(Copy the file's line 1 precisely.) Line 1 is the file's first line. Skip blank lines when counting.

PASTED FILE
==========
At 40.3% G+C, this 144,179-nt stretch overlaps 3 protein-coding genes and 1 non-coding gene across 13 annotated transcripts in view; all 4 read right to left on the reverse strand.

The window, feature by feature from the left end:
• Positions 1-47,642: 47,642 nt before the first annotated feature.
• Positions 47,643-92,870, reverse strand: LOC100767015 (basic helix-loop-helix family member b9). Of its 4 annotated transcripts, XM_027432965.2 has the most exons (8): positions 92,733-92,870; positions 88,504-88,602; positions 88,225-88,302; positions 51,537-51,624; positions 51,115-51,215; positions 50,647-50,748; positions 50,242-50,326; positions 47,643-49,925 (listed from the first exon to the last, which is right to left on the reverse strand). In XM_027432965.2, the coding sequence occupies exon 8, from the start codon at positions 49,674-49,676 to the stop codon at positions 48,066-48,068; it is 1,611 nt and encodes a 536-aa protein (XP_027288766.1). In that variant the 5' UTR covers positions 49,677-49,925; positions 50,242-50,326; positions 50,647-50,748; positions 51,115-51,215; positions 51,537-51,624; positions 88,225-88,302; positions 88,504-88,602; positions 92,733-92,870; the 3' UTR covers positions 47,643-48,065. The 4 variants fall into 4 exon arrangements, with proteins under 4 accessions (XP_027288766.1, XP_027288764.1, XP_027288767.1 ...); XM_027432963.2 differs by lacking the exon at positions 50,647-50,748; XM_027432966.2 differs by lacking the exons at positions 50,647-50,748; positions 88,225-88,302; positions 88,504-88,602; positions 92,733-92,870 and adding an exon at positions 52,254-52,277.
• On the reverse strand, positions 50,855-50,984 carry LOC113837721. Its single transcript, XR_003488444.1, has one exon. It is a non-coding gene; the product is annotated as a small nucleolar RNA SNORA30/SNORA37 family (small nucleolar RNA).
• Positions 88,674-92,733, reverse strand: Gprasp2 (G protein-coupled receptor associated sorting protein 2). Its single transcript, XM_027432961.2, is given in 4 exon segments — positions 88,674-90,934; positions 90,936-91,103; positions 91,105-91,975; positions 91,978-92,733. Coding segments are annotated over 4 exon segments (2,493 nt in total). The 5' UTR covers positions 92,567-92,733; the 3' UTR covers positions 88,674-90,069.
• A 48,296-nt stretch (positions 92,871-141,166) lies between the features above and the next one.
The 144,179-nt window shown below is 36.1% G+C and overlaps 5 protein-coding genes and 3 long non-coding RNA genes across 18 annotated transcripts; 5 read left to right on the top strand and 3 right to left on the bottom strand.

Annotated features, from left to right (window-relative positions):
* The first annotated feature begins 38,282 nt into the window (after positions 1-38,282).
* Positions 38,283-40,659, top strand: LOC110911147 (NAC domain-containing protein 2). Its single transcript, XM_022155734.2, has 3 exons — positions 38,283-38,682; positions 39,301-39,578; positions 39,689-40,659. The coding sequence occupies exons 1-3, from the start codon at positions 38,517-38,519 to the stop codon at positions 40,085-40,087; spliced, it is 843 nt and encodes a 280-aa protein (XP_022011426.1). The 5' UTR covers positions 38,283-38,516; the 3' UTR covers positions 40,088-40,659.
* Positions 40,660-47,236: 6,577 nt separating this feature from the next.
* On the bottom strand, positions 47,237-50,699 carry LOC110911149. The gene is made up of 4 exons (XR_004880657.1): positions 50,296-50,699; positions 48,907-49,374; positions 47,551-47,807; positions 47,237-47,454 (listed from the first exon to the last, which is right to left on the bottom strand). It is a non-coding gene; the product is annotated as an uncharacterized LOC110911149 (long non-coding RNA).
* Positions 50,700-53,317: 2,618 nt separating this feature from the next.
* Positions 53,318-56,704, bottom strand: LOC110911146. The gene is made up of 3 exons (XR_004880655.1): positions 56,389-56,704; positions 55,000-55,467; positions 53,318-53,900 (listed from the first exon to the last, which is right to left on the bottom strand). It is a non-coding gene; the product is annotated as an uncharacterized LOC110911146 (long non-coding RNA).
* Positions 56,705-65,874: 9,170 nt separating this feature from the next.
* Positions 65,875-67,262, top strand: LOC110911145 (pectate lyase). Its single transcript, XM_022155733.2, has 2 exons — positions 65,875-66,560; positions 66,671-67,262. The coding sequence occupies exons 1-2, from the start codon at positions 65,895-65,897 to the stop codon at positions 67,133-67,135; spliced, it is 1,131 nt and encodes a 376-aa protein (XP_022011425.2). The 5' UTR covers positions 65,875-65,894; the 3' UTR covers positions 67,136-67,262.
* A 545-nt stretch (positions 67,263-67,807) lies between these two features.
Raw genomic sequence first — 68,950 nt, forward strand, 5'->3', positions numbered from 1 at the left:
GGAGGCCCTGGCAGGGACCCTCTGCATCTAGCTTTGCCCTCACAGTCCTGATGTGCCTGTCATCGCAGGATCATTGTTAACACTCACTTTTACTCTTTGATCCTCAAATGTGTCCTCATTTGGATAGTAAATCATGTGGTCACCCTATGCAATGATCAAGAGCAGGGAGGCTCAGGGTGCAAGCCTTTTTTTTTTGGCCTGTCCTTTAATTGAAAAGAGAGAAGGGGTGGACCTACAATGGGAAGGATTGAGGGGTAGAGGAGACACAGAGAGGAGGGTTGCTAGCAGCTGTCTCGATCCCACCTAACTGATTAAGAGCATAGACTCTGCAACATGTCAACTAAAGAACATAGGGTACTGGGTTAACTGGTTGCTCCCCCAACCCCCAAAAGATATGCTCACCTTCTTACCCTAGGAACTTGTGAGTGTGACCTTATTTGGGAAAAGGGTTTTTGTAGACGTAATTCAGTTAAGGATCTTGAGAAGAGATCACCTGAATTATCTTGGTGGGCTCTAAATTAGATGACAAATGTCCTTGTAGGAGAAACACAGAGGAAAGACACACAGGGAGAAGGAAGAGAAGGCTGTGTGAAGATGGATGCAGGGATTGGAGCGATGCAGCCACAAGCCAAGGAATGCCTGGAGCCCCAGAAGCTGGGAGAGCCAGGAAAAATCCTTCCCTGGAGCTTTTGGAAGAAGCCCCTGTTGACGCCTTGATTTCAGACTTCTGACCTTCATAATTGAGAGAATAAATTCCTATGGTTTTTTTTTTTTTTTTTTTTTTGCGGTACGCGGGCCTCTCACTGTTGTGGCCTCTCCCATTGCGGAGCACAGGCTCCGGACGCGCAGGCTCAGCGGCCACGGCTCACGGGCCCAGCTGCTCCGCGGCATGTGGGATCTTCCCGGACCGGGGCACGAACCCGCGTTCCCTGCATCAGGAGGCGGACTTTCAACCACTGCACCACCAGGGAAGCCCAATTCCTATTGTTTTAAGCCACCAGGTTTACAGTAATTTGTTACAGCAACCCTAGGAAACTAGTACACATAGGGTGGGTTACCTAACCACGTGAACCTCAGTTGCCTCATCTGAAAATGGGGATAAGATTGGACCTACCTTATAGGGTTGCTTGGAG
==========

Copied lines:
At 40.3% G+C, this 144,179-nt stretch overlaps 3 protein-coding genes and 1 non-coding gene across 13 annotated transcripts in view; all 4 read right to left on the reverse strand.